Morbid: The Seven Acolytes Review
Morbid: The Seven Acolytes is a new title out of the indie studio Still Running. This indie studio was founded back in 2014 and has created two previous titles, The Walking Vegetables and Zombie Kill of the Week. With Morbid: The Seven Acolytes Still Running has created a Horrorpunk Action RPG for the isometric Souls-like genre. I got a chance to get my hands on this title early thanks to Still Running and Merge Games. See what I thought of this game in the Morbid: The Seven Acolytes review below.
Beautiful Style, Some Rough Gameplay Mechanics
At first glance of the Morbid: The Seven Acolytes trailer the game appears to have everything I like in my video games. There is a huge selection of weapons, grotesque bosses and enemies to fight, difficult combat, and an art style and ambiance that looks beautiful and sounds amazing. Many of these aspects shine while playing, but there are a few major gameplay decisions that really hurt the overall experience.
The story of Morbid: The Seven Acolytes is fairly standard. You begin the game waking up on the shore of a mysterious land of Mornia that has seen both its residents and animals infected. This infection causes the people and animals to mutate, leaving vile beasts in your path. As a Striver of Diborm it is your job to free the kingdom of this infection by defeating the Seven Alcoytes in that have been possessed by the Gahars.
This description is about it in-terms of what is blatantly presented to you. After the stage is set you will need piece together more story information by reading lore you find in the world, speaking to NPCs, and reading item descriptions.
This method of storytelling is in-line with the genre and does a fairly good job at building out the world and its mysteries. The main story itself is interesting enough to push you forward and there are optional side quests you can complete to further build on it. With that said I do wish there was slightly more direction to the story especially in the game’s ending as it unfortunately just sort of ends leaving the journey feeling slightly less impactful.
When not reading lore you will spend your time actually playing the game. The core gameplay loop is made up of two central pillars of combat and exploration. Combat is the most important of these two pillars as grasping it is the difference between advancing in the game and getting basically hard stuck.
Combat in Morbid is designed akin to something like a top-down Bloodborne. You character wields both a melee weapon and a firearm. The melee weapon requires stamina to use while the firearm requires bullets. In both classes of weapons there are a variety of different types to find in the world and by completing side quests. On the melee front there are swords, axes, maces, and more to find while the firearms include things like pistols, crossbows and other ranged weapons.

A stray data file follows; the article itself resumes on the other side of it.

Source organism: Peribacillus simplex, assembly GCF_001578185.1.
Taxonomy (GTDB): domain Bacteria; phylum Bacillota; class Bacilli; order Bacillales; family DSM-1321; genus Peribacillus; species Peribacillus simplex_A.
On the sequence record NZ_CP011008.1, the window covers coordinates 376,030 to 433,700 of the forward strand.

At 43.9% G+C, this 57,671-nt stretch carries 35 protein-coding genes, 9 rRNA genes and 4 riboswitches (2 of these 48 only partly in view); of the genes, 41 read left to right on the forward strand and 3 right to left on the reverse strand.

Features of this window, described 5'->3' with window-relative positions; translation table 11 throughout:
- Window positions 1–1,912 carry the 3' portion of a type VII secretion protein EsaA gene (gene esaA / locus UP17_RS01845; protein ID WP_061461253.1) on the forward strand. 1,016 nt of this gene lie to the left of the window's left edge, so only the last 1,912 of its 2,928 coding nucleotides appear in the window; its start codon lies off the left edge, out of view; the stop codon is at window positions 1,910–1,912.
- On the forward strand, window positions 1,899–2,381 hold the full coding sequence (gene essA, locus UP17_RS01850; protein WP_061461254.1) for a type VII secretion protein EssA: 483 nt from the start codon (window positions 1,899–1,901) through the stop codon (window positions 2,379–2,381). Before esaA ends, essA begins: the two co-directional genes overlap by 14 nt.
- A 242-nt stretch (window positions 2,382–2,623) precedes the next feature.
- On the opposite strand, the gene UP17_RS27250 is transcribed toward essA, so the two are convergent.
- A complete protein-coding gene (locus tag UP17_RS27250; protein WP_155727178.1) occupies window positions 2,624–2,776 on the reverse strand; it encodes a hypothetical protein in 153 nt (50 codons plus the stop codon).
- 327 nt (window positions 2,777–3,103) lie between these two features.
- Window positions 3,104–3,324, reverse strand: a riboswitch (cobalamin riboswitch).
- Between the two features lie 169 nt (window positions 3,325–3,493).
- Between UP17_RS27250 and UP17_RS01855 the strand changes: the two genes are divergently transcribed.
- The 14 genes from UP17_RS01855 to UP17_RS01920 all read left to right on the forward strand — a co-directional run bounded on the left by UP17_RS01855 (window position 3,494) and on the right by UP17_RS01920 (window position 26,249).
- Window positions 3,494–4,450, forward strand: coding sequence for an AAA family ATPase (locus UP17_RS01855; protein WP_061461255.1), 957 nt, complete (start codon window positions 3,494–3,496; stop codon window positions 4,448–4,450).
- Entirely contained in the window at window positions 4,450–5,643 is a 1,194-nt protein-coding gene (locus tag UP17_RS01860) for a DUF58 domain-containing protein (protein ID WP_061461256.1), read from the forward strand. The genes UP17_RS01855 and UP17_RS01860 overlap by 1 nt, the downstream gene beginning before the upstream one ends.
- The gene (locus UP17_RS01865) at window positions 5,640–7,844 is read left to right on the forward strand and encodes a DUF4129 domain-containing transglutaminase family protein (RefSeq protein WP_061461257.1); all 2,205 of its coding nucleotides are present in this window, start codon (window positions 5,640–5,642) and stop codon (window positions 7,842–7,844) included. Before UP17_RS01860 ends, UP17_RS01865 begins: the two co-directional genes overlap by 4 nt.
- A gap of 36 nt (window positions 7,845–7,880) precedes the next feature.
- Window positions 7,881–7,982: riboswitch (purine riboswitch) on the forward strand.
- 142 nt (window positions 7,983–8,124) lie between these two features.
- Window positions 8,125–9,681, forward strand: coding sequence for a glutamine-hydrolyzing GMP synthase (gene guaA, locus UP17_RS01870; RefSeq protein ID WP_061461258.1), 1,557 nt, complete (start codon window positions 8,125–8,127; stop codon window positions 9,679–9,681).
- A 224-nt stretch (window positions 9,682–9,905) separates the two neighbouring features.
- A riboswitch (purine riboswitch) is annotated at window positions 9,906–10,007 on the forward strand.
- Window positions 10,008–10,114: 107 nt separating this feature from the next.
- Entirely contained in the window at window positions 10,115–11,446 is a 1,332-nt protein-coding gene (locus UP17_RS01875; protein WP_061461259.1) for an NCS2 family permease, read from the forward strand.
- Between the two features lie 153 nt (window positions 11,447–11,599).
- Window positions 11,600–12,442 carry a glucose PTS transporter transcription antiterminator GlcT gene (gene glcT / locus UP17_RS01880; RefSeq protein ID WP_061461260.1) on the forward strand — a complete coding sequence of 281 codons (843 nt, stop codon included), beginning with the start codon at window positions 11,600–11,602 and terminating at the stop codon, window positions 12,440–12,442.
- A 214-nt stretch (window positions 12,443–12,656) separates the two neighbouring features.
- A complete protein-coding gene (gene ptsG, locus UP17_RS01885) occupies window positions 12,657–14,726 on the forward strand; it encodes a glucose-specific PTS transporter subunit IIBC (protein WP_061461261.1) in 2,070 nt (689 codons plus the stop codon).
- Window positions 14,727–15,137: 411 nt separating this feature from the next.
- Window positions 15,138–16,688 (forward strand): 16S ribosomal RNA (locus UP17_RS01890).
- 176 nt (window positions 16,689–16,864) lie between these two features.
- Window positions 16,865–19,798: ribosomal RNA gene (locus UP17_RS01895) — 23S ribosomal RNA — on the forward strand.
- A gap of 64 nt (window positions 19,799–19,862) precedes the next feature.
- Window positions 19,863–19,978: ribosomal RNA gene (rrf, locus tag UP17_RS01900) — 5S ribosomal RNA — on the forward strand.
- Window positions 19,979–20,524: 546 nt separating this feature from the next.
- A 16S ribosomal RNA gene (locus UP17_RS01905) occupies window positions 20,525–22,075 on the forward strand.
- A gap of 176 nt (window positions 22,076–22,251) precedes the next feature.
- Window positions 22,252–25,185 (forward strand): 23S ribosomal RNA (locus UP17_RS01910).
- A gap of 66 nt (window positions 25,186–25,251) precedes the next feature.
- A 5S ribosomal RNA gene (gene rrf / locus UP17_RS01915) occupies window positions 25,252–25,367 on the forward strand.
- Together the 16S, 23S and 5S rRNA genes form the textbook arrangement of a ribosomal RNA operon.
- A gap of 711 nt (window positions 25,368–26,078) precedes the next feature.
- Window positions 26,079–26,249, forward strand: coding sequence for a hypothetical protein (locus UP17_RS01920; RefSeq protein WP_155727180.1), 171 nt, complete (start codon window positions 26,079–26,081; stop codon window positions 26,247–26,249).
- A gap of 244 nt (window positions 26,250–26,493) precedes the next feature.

With so many weapons at your disposal the developers have implemented a very strange inventory system that has a serious Resident Evil vibe to it. Instead of having a near infinite inventory or box to place all your weapons you are severely limited to what you can carry. This inventory approach means you will basically have to juggle resources with weapons. I was absolutely not a fan of this design decision as collecting an arsenal of weapons is half the fun of game’s in this genre. Tossing weapons aside because you don’t have the space just isn’t fun.
Weapons you do manage to fit into your inventory can be upgraded using the rune system. Runes add better stats to your weapons when slotted into them. The better the rune, the better the stats that weapon receives. The Rune system works fairly well in keeping things interesting. There are a number of different stats you can add to a weapon like fire damage, poison, faster attack speed, and more. If you don’t like the stats you’ve applied you can use a Rune Remover tool to pivot your weapon’s stats in a different direction.
Having talked about the weapons of the game its time to look at combat itself. Morbid: The Seven Acolytes combat was easily the worst part of the game for me. There are a few reasons for this with a major one being the Stamina system. Stamina usage feels excessively high. When you run, dodge, parry, or attack you use up your stamina at what seems like an excessive clip. If you use up all of your stamina the character returns to her bizarrely slow walking pace where the stamina gauge will pause briefly before beginning to refill. This design decisions makes it very easy to get killed if you misjudge your stamina usage at all.